A Yamaha FZ-09 Based Sport-Tourer – A TDM Cometh?

Trademark applications with the European Union have revealed a new sport-tourer model from Yamaha, which uses the FZ-09 / MT-09 three-cylinder standard as its basis, and looks very similar to the old Yamaha TDM models. The model seems to be very similar to what was envisioned by designer Oberdan Bezzi, which saw the MT-09 / FZ-09 platform turned into a pair of convincing adventure-touring motorcycles, with a TDM variant as well. Yamaha has made no secret about its plans to develop more three-cylinder machines, as the Japanese company tries to breath life back into its sales figures and model lineup, post-economic meltdown. With this new sport-touring triple now out of the bag, could the writing be on the wall for loyal FZ1 owners?

Dorna & Wayne Rainey Looking to Develop American Racing

There has been so much smoke lately about Dorna doing something in the American market for road racing, that surely there must be some fire. Our sources, and the consensus in the MotoGP paddock is that Carmelo Ezpeleta has his eyes on a North American Championship, of sorts — a move designed to side-step issues with DMG and AMA Pro Road Racing. Talking to Fox Sports 1, Ezpeleta tipped his hand on what he envisioned for the US market, saying that he has been talking to “relevant people” to create a program that will develop American riders for the Grand Prix Championship. Helping him spearhead that plan is none other than a certain Mr. Wayne Rainey.

Suzuki GSX-S1000 Naked Bike Spotted in the Wild

It appears that reports of a 2015 Suzuki GSX-S1000 debuting later this year are true, as we bring to you a couple photos of the streetfighter in the flesh. Based off the Suzuki GSX-R1000 platform, the Suzuki GSX-S1000 features the same chassis and four-cylinder engine (likely in a different state of tune than the one found in the superbike), though with a more upright sitting position. From what we can see in the photos, the GSX-S1000 will continue the aggressive styling we’ve seen coming out of Japan lately, especially in the liter-bike naked segment, and it seems Suzuki has opted to continue to partner with Brembo for its braking components. Other features are rumored to include ABS and traction control, with the wheel-discs for those electronics are visible in the photo above.

She’z Racing at Suzuka — Game Face, Race Day (Days 3 & 4)

It’s Day 3 at Suzuka. We had a short practice in the morning and very soon after, I had qualifying. I started out on the bike, got a few laps in, and then it was Melissa’s turn. I got the “Pit” sign on my pit board and came in to the pits, using my pit speed limiter for the first time in a race situation, and we practiced our pit stop. Melissa took off and wrapped up the rest of practice. My qualifying came quick and it was a short one, I got something like seven laps total, including my out lap and in lap. We tried a bit different of a setup for me this time, handlebars out a little more and the shifter lower, so I was more comfortable. We were riding Melissa’s setup, so they made it better for me for my qualifying. Wasn’t much time to get up to speed, but I was at least remembering the track.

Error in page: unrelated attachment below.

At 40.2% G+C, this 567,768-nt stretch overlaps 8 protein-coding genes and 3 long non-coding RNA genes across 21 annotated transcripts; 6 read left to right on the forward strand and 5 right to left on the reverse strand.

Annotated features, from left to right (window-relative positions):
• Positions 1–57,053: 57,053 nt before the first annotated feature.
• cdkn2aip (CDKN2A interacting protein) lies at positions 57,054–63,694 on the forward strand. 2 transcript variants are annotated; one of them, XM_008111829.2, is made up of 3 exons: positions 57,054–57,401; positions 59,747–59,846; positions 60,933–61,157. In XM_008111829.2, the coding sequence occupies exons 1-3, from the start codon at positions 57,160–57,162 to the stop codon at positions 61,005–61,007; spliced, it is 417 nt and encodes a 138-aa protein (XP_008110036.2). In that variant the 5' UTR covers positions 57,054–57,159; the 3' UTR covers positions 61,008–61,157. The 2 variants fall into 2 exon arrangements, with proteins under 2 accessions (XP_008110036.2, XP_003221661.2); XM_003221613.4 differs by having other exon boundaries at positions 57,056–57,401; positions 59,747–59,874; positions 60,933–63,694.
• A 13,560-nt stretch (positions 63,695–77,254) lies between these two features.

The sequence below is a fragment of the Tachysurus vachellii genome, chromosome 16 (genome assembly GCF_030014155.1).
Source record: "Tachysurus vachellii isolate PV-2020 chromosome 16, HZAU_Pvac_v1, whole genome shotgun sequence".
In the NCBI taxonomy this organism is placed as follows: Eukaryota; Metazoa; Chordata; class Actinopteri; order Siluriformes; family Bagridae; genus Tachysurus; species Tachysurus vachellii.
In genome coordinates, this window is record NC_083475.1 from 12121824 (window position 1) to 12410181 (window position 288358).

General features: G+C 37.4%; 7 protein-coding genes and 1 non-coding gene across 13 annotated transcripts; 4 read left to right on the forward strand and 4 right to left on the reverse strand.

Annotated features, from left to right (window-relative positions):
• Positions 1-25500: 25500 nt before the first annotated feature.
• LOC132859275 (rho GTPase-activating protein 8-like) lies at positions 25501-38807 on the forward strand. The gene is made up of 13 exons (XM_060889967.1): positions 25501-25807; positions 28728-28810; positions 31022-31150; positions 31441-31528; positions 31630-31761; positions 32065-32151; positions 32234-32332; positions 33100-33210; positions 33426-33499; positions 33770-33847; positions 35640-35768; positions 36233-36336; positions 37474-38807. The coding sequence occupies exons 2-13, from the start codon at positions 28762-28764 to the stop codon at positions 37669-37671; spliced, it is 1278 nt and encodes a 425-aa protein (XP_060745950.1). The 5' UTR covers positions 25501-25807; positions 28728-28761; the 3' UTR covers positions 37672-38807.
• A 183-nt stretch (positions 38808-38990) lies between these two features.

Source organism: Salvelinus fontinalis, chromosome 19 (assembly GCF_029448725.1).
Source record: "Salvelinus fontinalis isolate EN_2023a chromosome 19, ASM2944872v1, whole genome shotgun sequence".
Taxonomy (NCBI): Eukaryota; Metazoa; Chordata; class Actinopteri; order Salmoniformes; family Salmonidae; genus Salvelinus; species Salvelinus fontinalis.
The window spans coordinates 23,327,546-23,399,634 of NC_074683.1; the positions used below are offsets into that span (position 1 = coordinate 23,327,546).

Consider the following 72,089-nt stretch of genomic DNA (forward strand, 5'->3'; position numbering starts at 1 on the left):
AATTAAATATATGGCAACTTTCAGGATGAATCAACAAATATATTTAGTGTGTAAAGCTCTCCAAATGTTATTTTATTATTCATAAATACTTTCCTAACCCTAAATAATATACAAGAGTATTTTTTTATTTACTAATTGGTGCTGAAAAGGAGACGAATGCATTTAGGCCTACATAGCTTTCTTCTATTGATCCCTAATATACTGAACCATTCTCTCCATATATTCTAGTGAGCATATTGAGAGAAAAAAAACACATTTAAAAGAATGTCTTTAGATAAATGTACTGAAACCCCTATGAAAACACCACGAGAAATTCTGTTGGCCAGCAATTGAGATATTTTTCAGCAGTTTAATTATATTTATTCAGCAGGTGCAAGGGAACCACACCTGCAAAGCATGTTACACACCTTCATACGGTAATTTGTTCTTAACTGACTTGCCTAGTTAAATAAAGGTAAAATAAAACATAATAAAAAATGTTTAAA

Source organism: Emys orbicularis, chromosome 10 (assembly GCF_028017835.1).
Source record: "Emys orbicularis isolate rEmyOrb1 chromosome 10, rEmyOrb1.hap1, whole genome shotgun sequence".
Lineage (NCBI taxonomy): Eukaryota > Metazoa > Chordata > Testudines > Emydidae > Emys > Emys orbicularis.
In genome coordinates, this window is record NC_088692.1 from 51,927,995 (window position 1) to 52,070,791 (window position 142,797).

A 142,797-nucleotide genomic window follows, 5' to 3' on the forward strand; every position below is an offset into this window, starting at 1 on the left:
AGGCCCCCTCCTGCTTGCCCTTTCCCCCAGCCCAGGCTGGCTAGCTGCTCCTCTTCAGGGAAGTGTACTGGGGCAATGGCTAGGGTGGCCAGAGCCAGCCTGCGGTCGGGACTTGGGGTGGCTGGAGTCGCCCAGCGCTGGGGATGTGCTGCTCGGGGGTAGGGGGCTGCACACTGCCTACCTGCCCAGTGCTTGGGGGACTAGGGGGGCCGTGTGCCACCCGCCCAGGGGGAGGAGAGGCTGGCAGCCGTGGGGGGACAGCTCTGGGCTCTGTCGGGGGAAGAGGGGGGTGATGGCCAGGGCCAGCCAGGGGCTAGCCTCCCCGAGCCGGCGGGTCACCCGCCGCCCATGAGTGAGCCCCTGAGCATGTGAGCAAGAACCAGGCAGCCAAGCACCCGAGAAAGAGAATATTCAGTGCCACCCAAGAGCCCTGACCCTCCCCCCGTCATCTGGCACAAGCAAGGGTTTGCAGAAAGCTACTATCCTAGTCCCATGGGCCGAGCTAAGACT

KTM 1290 Super Adventure — A New Beast from Austria?

It wasn’t too long ago that we showed you what appeared to be an updated KTM 1190 Adventure for the 2015 model year. The bike had all the bits that we’ve seen on the KTM 1190 Adventure R, though the Austrian brand had noticeably reworked the fairing to allow for more air to flow through the machine. Getting a spy shot today though, we can understand the reason why, as the model is seen wearing a “KTM 1290 Super Adventure” livery, giving a nod to the likelihood that KTM has upgraded the Adventure with the Super Duke’s “beast” of a 1,301cc v-twin engine. It’s not clear how much of the Super Duke’s 177hp will remain on the Super Adventure, though the idea of KTM blowing away the competition with a near 180hp ADV is the sort of crazy that we would expect from the Austrian brand.

BMW Q2 2014 Sales Up 5.1% – Another Record Quarter

BMW Motorrad’s second-quarter sales results are in, and the German brand has not only another record quarter to report, but also an all-time six-month top-sales record as well. Selling 42,259 units in Q2 2014, BMW Motorrad sales are up 5.1%, with revenue up 11.2% to €528 million (€55 million EBIT). This sales volume represents an all-time second-quarter high for BMW motorcycles sales. The news also makes the first half of 2014 the best six-month period, in the 90 years of BMW Motorrad’s history, of BMW motorcycle sales, with revenue up 9.8% to €1 billion, and unit sales up 9.3% to 70,978 units.